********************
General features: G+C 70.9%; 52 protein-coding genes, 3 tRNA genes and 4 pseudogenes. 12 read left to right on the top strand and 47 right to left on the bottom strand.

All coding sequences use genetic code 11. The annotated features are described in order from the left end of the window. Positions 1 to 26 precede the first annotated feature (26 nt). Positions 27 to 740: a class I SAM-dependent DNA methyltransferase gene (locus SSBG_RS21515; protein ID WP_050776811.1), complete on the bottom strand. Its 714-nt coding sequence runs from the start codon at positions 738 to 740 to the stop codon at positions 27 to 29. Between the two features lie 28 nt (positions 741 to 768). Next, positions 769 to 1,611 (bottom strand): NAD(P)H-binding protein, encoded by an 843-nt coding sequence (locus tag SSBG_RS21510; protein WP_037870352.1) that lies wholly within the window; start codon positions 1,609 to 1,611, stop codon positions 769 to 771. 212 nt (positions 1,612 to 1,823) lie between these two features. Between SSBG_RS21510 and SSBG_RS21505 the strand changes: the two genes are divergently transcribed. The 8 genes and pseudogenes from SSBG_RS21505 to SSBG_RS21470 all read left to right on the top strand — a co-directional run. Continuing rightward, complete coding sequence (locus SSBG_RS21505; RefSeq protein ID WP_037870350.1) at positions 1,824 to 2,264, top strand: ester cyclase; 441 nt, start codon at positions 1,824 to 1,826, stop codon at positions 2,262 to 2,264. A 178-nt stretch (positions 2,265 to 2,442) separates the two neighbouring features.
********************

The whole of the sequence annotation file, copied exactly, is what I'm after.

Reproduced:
General features: G+C 70.9%; 52 protein-coding genes, 3 tRNA genes and 4 pseudogenes. 12 read left to right on the top strand and 47 right to left on the bottom strand.

All coding sequences use genetic code 11. The annotated features are described in order from the left end of the window. Positions 1 to 26 precede the first annotated feature (26 nt). Positions 27 to 740: a class I SAM-dependent DNA methyltransferase gene (locus SSBG_RS21515; protein ID WP_050776811.1), complete on the bottom strand. Its 714-nt coding sequence runs from the start codon at positions 738 to 740 to the stop codon at positions 27 to 29. Between the two features lie 28 nt (positions 741 to 768). Next, positions 769 to 1,611 (bottom strand): NAD(P)H-binding protein, encoded by an 843-nt coding sequence (locus tag SSBG_RS21510; protein WP_037870352.1) that lies wholly within the window; start codon positions 1,609 to 1,611, stop codon positions 769 to 771. 212 nt (positions 1,612 to 1,823) lie between these two features. Between SSBG_RS21510 and SSBG_RS21505 the strand changes: the two genes are divergently transcribed. The 8 genes and pseudogenes from SSBG_RS21505 to SSBG_RS21470 all read left to right on the top strand — a co-directional run. Continuing rightward, complete coding sequence (locus SSBG_RS21505; RefSeq protein ID WP_037870350.1) at positions 1,824 to 2,264, top strand: ester cyclase; 441 nt, start codon at positions 1,824 to 1,826, stop codon at positions 2,262 to 2,264. A 178-nt stretch (positions 2,265 to 2,442) separates the two neighbouring features.